And as expected, this does not disappoint. When we still had a fairly homogeneous map for the median income, here we start seeing that the very high earners are localized in specific areas. Once again, the Eiffel Tower attracts top earners and you will need to make Euro 287,276 per CU to be in the top 10% earners of the most affluent area in Paris, North of the Eiffel Tower.

It is very clear that the 7th, 8th, 16th, and the 17th to a lesser extent are where top earners live in Paris, whereas you will “only” need to make Euro 23,000 per CU to be in the top 10% of the northernmost areas of the 18th.

On this graph, the ratio between the highest and the lowest IRIS area jumps to 12x.

Finally, I looked not only at Paris but also the neighboring cities (called the Petite Couronne).

Here we see that the differences in income observed within the city actually extend outwards with richer Western cities and poorer areas in the North of Paris (in particular Seine Saint Denis).

It is particularly interesting to me to see the actual economic status of areas of Paris as it highlights something that might be a counter-intuitive to Americans used to inner cities issues. Paris’ city center is concentrating high-income earners and the poorer areas tend to be pushed to the outskirts of the city. There are of course very affluent suburbs but overall inner Paris has a high income level compared to its urban area.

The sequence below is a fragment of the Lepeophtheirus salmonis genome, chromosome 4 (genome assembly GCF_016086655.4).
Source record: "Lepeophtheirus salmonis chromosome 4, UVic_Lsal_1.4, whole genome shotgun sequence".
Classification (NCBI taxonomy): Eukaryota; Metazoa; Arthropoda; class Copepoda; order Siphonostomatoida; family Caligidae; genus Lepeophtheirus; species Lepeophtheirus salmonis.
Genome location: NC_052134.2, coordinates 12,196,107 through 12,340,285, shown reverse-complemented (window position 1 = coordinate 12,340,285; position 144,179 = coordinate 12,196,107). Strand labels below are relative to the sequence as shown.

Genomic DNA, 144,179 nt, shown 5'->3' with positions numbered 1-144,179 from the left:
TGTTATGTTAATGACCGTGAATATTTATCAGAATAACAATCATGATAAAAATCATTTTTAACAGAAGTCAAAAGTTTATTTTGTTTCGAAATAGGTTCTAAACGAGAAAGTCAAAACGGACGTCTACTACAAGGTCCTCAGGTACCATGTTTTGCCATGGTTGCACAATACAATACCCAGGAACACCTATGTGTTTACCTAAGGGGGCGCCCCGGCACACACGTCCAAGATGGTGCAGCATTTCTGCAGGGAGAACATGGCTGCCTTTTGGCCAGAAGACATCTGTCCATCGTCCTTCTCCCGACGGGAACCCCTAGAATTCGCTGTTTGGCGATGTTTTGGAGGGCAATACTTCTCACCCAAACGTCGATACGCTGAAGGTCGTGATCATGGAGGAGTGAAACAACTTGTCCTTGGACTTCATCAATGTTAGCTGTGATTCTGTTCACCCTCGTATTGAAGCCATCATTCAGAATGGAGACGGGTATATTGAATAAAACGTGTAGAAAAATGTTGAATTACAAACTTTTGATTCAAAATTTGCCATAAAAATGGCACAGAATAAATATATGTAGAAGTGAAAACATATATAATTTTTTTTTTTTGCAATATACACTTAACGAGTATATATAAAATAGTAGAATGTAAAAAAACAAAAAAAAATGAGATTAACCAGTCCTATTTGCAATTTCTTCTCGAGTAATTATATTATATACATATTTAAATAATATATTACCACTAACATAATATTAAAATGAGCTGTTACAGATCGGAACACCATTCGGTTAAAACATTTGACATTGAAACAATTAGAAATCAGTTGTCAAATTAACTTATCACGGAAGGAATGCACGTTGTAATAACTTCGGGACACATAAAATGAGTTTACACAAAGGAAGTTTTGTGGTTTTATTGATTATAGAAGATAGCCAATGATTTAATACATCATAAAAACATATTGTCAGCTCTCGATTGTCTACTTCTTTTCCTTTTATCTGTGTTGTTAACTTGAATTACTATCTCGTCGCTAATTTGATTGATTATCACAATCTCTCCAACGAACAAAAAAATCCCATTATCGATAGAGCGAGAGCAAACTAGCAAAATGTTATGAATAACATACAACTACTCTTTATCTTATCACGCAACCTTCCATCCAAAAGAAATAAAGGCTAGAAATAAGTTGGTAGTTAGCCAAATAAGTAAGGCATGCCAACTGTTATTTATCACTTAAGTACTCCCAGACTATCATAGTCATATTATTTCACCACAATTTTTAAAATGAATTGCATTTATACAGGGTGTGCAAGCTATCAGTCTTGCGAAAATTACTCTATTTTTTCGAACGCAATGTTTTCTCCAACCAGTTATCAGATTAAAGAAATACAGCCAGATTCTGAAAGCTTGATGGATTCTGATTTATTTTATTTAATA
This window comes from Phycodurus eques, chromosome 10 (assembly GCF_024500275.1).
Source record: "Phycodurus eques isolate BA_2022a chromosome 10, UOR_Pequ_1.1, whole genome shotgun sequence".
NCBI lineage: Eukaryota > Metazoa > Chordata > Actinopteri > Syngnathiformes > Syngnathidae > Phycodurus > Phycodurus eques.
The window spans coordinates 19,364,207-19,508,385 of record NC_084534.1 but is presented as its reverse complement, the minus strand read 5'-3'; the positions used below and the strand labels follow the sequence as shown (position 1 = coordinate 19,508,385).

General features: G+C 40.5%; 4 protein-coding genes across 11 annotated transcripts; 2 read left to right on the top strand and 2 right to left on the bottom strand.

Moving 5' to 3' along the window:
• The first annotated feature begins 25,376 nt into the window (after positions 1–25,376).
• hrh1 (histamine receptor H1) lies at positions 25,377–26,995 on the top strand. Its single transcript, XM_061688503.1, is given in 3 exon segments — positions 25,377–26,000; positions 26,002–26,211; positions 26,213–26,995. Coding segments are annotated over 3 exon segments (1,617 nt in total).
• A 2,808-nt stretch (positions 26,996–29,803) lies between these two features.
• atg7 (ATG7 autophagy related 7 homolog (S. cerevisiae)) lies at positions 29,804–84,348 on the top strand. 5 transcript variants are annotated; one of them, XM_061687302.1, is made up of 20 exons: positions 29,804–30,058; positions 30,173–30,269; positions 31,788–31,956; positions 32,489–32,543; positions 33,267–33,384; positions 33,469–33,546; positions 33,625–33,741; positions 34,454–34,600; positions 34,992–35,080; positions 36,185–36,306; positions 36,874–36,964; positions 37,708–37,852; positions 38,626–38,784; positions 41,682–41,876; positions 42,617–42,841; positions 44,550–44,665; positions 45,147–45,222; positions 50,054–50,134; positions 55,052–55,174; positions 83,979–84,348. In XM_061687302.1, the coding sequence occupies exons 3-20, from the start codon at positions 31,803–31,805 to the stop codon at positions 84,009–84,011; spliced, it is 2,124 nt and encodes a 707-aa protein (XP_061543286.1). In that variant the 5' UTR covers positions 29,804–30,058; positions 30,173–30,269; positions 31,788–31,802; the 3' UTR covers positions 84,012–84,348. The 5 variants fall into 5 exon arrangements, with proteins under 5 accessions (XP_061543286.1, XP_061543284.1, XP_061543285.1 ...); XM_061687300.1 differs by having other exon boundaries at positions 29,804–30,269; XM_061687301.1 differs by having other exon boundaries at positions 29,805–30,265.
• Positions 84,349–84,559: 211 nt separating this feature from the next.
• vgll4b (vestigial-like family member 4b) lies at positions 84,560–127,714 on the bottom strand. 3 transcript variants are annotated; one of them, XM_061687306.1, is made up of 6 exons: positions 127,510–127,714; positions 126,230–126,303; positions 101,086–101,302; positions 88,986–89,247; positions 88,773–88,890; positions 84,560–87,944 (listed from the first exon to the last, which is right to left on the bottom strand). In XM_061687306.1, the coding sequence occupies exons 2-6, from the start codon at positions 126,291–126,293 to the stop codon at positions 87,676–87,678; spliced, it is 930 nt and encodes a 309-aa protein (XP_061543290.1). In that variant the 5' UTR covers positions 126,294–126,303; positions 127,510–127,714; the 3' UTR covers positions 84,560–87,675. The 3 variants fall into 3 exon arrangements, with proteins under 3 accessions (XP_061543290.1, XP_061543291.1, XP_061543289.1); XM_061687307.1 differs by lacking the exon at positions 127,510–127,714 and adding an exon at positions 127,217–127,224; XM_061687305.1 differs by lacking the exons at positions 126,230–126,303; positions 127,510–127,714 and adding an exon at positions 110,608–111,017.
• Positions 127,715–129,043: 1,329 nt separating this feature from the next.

Now for the data geeks reading this and wondering “wait, can I explore this data?”, the answer is yes! I created an interactive map of this data and it is available here!

Using the layer selector one can choose the decile of interest. Basically Dn shows the required income per CU to belong to the top (100 -10*n)% earners of the IRIS area. So D8 corresponds to the required income per CU to belong to the top 20% earners of a given area, D3 the income to belong to the top 70% etc.


Please feel free to share interesting insights you discovered or suggestions to improve or go further in the comments!

Perspective Critique

A fresh take on everyday topics

Clement Renault

Written by

Co-founder of Shone

Perspective Critique

A fresh take on everyday topics